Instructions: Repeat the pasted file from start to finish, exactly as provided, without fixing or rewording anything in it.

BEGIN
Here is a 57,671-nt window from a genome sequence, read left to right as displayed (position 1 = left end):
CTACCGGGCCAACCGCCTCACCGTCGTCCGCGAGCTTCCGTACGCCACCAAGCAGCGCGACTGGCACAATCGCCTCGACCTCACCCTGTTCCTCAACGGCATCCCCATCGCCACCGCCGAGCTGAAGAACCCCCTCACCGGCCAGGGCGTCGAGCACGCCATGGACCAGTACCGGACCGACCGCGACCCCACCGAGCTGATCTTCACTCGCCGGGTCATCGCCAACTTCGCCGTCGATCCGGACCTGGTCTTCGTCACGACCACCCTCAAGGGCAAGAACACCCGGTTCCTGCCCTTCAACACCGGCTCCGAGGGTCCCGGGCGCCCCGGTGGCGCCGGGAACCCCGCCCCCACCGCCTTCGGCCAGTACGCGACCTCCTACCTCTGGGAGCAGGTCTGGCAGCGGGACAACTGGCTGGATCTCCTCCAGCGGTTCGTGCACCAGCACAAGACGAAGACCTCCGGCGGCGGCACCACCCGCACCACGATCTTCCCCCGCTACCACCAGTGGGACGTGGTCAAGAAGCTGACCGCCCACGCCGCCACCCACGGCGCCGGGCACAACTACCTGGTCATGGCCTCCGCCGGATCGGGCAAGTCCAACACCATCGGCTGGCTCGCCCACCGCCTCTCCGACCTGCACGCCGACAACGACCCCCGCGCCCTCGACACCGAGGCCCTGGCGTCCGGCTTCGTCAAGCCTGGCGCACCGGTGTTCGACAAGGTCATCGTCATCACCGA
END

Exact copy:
Here is a 57,671-nt window from a genome sequence, read left to right as displayed (position 1 = left end):
CTACCGGGCCAACCGCCTCACCGTCGTCCGCGAGCTTCCGTACGCCACCAAGCAGCGCGACTGGCACAATCGCCTCGACCTCACCCTGTTCCTCAACGGCATCCCCATCGCCACCGCCGAGCTGAAGAACCCCCTCACCGGCCAGGGCGTCGAGCACGCCATGGACCAGTACCGGACCGACCGCGACCCCACCGAGCTGATCTTCACTCGCCGGGTCATCGCCAACTTCGCCGTCGATCCGGACCTGGTCTTCGTCACGACCACCCTCAAGGGCAAGAACACCCGGTTCCTGCCCTTCAACACCGGCTCCGAGGGTCCCGGGCGCCCCGGTGGCGCCGGGAACCCCGCCCCCACCGCCTTCGGCCAGTACGCGACCTCCTACCTCTGGGAGCAGGTCTGGCAGCGGGACAACTGGCTGGATCTCCTCCAGCGGTTCGTGCACCAGCACAAGACGAAGACCTCCGGCGGCGGCACCACCCGCACCACGATCTTCCCCCGCTACCACCAGTGGGACGTGGTCAAGAAGCTGACCGCCCACGCCGCCACCCACGGCGCCGGGCACAACTACCTGGTCATGGCCTCCGCCGGATCGGGCAAGTCCAACACCATCGGCTGGCTCGCCCACCGCCTCTCCGACCTGCACGCCGACAACGACCCCCGCGCCCTCGACACCGAGGCCCTGGCGTCCGGCTTCGTCAAGCCTGGCGCACCGGTGTTCGACAAGGTCATCGTCATCACCGA